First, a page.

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Article
Publication date: 31 May 2021

Edmund Goh and Tom Baum

The COVID-19 pandemic has seen a growing emergence of “quarantine hotels” that provide accommodation to guests who are mandated to self-isolate for 14 days upon entry to a…

Abstract

Purpose

The COVID-19 pandemic has seen a growing emergence of “quarantine hotels” that provide accommodation to guests who are mandated to self-isolate for 14 days upon entry to a country to prevent the spread of virus. Why are young hotel workers willing to endure relatively poor working conditions and expose themselves to dangerous COVID-19 workplace environments? Perhaps, the opportunity to participate in meaningful work is the prime motivator for hotel workers who choose to work in quarantine hotels. This study aims to investigate the motivations that young hotel employees hold towards working in a potentially dangerous hotel workplace.

Design/methodology/approach

Using personal interviews, this research explored the antecedents behind Generation Z employees’ (n = 42) actual behaviour towards working in quarantine hotels through the lens of the extended theory of planned behaviour (TPB) model (attitudes, subjective norms, perceived difficulties and meaningful work).

Findings

Results revealed that meaningful work such as making the world safer and going beyond the call of duty was a key motivating factor behind a willingness to work in quarantine hotels. Hotel employees also viewed working in quarantine hotels as exciting but dangerous, and the support from their family nuclei was seen as a key underlying motivator.

Practical implications

The key implications are the image of the hospitality industry in terms of professional identity to be an industry that is respected by society given the high-risk work environment with increased exposure to COVID-19. Even though Generation Z still see some long-standing negatives in hotel work such as long hours and emotional challenge, it is positive to know that there are contexts in which they can have more pride and meaningfulness from their jobs.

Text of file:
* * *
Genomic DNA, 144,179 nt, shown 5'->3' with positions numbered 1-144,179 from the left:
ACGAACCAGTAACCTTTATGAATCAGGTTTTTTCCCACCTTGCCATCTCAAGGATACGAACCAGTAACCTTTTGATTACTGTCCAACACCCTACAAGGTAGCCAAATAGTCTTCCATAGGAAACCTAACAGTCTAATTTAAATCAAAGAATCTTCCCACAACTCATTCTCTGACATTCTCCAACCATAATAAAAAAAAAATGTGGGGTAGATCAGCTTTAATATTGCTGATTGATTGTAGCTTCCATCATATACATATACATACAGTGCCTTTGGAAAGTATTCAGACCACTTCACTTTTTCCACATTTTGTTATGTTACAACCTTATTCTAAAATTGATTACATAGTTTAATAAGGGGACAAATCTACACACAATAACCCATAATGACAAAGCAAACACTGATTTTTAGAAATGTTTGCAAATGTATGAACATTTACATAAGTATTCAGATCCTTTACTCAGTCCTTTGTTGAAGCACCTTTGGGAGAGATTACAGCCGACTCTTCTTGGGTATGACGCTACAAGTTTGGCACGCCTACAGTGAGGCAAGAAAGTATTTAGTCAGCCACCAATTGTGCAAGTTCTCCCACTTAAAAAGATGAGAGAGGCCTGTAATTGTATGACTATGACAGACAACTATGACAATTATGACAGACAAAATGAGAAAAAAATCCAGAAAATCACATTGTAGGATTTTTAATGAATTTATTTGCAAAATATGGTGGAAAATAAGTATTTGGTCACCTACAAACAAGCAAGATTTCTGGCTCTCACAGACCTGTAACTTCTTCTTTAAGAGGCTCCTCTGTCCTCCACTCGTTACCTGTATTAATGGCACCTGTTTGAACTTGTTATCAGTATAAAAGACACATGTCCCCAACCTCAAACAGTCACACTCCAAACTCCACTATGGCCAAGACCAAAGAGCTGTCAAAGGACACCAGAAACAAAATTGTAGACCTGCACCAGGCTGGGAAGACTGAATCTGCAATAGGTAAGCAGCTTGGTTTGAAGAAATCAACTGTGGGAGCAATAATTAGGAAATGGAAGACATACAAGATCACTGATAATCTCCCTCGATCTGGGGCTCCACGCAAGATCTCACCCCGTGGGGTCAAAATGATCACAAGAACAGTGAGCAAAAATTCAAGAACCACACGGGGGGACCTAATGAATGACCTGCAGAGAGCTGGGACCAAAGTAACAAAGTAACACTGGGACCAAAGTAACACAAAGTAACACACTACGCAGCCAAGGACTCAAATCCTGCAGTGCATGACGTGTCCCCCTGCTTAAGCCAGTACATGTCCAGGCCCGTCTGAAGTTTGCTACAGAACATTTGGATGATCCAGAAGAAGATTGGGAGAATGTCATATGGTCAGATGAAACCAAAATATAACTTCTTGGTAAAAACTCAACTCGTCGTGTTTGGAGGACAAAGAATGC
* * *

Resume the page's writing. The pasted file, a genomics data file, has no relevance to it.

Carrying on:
Originality/value

To the best of the authors’ knowledge, this is the first paper to examine Generation Z hotel workers’ motivations to work in quarantine hotels. A key theoretical contribution to the body of knowledge is the extension of the TPB framework with the additional meaningful work variable.

Details

International Journal of Contemporary Hospitality Management, vol. 33 no. 5
Type: Research Article
ISSN: 0959-6119

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Book part
Publication date: 9 November 2006

Paul J. Edelson

With the recent outbreak of Severe Acute Respiratory Syndrome (SARS) and on-going concerns about influenza and the use of pathogenic organisms as weapons, the management…

Abstract

With the recent outbreak of Severe Acute Respiratory Syndrome (SARS) and on-going concerns about influenza and the use of pathogenic organisms as weapons, the management of outbreaks of contagious diseases has recently taken on a new urgency (Barbera et al., 2001). However, the public health law concerning disease outbreaks is still based on the perspectives, and often the words, of the early twentieth century, when most public officials saw little option but to take a very authoritarian approach to the protection of the public's health. Over the past 40 years, the jurisprudence of involuntary non-criminal incarceration, for example for the treatment of tuberculosis or as a result of mental disease, has changed dramatically, as basic concepts of due process have been incorporated into the process of civil commitment (Gostin, Burris, & Lazzarini, 1999). There is, therefore, a pressing need to rethink the approaches traditionally taken to the control of infectious disease outbreaks to address this gap between the old assumptions of plenary power to act in the public's interests and the rights of individuals threatened with state actions (Davis & Kumar, 2003). It is a canard sometimes used to justify authoritarian actions that the public responds to emergencies by losing control and panicking; indeed it is the consensus of social scientists that people in emergency situations tend to be more cooperative and more generous toward others than they may normally be (Smith, 2001; Clarke, 2002). If anything, it is my reading of such experiences as the bomb attacks on London during World War II (Harrisson, 1989) that it is the poorly prepared and under-supported public officials who are most likely to act in unproductive and socially divisive ways during public emergencies.